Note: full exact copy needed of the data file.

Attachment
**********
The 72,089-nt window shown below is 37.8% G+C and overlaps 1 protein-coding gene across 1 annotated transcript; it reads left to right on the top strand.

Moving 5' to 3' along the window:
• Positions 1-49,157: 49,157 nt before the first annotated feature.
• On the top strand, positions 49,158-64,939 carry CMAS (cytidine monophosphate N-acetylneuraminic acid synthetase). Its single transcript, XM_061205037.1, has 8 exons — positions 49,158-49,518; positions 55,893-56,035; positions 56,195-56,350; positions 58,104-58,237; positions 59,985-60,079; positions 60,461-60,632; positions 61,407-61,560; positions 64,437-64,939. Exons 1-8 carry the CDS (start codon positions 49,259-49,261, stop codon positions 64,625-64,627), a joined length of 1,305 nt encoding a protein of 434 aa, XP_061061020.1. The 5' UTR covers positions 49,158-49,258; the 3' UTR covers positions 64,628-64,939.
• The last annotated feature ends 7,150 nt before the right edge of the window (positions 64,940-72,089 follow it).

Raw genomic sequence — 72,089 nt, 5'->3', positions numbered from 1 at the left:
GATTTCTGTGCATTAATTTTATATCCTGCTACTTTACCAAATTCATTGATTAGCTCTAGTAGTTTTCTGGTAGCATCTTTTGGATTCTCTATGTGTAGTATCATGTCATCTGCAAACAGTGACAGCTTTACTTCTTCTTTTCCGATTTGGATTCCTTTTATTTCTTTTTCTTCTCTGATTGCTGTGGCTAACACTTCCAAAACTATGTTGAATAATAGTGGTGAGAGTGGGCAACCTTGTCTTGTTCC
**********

The 72,089-nt window shown below is 37.8% G+C and overlaps 1 protein-coding gene across 1 annotated transcript; it reads left to right on the top strand.

Moving 5' to 3' along the window:
• Positions 1-49,157: 49,157 nt before the first annotated feature.
• On the top strand, positions 49,158-64,939 carry CMAS (cytidine monophosphate N-acetylneuraminic acid synthetase). Its single transcript, XM_061205037.1, has 8 exons — positions 49,158-49,518; positions 55,893-56,035; positions 56,195-56,350; positions 58,104-58,237; positions 59,985-60,079; positions 60,461-60,632; positions 61,407-61,560; positions 64,437-64,939. Exons 1-8 carry the CDS (start codon positions 49,259-49,261, stop codon positions 64,625-64,627), a joined length of 1,305 nt encoding a protein of 434 aa, XP_061061020.1. The 5' UTR covers positions 49,158-49,258; the 3' UTR covers positions 64,628-64,939.
• The last annotated feature ends 7,150 nt before the right edge of the window (positions 64,940-72,089 follow it).

Raw genomic sequence — 72,089 nt, 5'->3', positions numbered from 1 at the left:
GATTTCTGTGCATTAATTTTATATCCTGCTACTTTACCAAATTCATTGATTAGCTCTAGTAGTTTTCTGGTAGCATCTTTTGGATTCTCTATGTGTAGTATCATGTCATCTGCAAACAGTGACAGCTTTACTTCTTCTTTTCCGATTTGGATTCCTTTTATTTCTTTTTCTTCTCTGATTGCTGTGGCTAACACTTCCAAAACTATGTTGAATAATAGTGGTGAGAGTGGGCAACCTTGTCTTGTTCC